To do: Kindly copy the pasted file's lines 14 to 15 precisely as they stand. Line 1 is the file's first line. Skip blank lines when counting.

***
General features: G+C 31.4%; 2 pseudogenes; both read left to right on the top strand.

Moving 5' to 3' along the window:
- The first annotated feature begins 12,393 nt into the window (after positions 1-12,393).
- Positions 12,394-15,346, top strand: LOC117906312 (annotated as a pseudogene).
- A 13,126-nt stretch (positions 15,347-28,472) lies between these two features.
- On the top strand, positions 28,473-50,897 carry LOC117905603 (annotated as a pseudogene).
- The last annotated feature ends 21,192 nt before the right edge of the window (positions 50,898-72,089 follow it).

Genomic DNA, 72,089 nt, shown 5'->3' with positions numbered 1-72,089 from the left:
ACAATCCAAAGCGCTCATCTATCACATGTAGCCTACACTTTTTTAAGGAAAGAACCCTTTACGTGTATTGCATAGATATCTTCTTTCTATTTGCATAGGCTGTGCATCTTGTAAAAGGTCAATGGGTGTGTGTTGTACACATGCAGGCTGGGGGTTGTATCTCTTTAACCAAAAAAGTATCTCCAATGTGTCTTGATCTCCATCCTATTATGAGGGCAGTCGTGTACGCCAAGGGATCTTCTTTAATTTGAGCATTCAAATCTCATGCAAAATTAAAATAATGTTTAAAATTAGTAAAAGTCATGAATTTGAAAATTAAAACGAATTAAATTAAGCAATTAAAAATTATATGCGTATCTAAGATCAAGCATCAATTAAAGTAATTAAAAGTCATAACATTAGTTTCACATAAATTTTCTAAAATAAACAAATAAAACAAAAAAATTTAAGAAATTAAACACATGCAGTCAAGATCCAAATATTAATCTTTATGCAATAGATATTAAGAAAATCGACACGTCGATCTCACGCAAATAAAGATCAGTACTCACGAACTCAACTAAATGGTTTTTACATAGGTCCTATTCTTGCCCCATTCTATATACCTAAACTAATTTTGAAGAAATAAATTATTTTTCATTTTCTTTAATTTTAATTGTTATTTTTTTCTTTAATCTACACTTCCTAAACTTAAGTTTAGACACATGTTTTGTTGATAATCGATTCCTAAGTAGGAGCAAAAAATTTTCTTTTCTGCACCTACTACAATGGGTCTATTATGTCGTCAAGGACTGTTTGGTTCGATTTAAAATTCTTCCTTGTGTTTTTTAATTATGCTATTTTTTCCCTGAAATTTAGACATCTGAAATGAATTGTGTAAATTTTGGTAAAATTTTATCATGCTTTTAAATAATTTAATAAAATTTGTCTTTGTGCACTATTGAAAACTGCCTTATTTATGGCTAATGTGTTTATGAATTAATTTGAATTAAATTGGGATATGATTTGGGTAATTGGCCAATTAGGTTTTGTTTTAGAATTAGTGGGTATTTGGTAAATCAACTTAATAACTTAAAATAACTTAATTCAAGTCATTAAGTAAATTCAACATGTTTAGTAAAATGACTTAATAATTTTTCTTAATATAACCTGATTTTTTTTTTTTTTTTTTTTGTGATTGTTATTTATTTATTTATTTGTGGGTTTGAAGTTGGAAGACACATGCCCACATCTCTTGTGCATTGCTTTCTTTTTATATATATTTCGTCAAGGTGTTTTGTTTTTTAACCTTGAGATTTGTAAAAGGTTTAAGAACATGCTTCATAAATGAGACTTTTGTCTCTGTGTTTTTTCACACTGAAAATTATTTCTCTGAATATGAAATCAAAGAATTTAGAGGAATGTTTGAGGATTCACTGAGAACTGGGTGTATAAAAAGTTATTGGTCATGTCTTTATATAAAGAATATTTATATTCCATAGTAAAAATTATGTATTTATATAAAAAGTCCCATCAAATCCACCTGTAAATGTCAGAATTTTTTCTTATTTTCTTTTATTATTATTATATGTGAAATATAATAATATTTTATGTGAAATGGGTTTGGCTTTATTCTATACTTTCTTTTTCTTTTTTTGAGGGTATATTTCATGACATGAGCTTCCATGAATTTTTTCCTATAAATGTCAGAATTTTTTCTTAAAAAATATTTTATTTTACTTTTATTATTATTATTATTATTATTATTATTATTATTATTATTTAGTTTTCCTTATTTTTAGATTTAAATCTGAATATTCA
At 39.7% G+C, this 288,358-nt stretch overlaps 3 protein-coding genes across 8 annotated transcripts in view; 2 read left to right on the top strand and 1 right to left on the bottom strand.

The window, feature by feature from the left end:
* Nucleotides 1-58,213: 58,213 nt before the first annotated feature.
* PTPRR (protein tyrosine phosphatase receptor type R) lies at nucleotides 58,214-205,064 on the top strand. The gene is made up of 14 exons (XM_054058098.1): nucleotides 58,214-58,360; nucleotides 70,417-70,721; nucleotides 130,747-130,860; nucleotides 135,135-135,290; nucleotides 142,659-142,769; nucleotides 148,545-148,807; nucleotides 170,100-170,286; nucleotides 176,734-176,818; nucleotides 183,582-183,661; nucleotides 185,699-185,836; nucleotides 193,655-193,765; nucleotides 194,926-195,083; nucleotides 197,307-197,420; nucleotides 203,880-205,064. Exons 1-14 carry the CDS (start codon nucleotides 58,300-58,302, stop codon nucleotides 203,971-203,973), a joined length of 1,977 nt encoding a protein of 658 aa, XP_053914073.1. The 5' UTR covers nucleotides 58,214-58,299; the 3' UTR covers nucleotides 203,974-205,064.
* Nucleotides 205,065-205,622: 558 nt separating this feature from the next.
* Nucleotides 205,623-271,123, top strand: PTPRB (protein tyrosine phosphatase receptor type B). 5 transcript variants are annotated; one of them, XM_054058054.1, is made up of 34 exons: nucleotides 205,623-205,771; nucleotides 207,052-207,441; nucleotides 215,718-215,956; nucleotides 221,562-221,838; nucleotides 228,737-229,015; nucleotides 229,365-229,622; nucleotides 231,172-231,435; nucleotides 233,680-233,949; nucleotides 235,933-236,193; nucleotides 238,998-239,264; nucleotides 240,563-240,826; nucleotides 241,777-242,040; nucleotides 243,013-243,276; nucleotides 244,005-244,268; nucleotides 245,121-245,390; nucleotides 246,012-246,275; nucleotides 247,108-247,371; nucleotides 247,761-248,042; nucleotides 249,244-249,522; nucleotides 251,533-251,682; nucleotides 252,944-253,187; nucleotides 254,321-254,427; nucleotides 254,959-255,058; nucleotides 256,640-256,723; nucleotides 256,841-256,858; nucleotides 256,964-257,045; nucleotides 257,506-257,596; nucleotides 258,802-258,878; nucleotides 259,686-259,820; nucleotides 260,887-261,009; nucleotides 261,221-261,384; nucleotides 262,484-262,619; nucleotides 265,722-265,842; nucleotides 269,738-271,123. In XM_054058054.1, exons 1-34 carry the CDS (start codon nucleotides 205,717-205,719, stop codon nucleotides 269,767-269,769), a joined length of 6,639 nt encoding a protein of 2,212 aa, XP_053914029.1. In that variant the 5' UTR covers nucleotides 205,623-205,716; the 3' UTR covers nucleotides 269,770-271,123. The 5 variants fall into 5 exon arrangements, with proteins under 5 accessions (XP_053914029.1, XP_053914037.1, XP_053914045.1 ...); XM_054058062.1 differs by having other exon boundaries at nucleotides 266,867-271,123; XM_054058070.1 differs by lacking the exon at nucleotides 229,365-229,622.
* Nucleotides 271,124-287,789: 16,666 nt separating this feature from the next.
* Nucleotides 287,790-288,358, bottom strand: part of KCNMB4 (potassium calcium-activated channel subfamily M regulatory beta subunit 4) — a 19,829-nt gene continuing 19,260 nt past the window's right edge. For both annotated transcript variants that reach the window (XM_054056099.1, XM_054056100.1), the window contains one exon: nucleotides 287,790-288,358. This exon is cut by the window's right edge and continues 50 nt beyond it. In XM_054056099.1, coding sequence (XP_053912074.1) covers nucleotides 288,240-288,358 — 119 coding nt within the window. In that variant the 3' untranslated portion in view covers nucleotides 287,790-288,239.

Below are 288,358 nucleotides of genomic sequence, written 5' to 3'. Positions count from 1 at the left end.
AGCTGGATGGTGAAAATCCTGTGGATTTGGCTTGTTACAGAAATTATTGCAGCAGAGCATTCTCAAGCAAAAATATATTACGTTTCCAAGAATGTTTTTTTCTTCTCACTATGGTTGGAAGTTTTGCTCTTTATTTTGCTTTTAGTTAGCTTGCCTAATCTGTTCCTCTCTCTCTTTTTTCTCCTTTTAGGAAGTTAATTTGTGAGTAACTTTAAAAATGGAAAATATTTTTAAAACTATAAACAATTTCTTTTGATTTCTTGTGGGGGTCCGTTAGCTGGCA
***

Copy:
* Nucleotides 205,065-205,622: 558 nt separating this feature from the next.
* Nucleotides 205,623-271,123, top strand: PTPRB (protein tyrosine phosphatase receptor type B). 5 transcript variants are annotated; one of them, XM_054058054.1, is made up of 34 exons: nucleotides 205,623-205,771; nucleotides 207,052-207,441; nucleotides 215,718-215,956; nucleotides 221,562-221,838; nucleotides 228,737-229,015; nucleotides 229,365-229,622; nucleotides 231,172-231,435; nucleotides 233,680-233,949; nucleotides 235,933-236,193; nucleotides 238,998-239,264; nucleotides 240,563-240,826; nucleotides 241,777-242,040; nucleotides 243,013-243,276; nucleotides 244,005-244,268; nucleotides 245,121-245,390; nucleotides 246,012-246,275; nucleotides 247,108-247,371; nucleotides 247,761-248,042; nucleotides 249,244-249,522; nucleotides 251,533-251,682; nucleotides 252,944-253,187; nucleotides 254,321-254,427; nucleotides 254,959-255,058; nucleotides 256,640-256,723; nucleotides 256,841-256,858; nucleotides 256,964-257,045; nucleotides 257,506-257,596; nucleotides 258,802-258,878; nucleotides 259,686-259,820; nucleotides 260,887-261,009; nucleotides 261,221-261,384; nucleotides 262,484-262,619; nucleotides 265,722-265,842; nucleotides 269,738-271,123. In XM_054058054.1, exons 1-34 carry the CDS (start codon nucleotides 205,717-205,719, stop codon nucleotides 269,767-269,769), a joined length of 6,639 nt encoding a protein of 2,212 aa, XP_053914029.1. In that variant the 5' UTR covers nucleotides 205,623-205,716; the 3' UTR covers nucleotides 269,770-271,123. The 5 variants fall into 5 exon arrangements, with proteins under 5 accessions (XP_053914029.1, XP_053914037.1, XP_053914045.1 ...); XM_054058062.1 differs by having other exon boundaries at nucleotides 266,867-271,123; XM_054058070.1 differs by lacking the exon at nucleotides 229,365-229,622.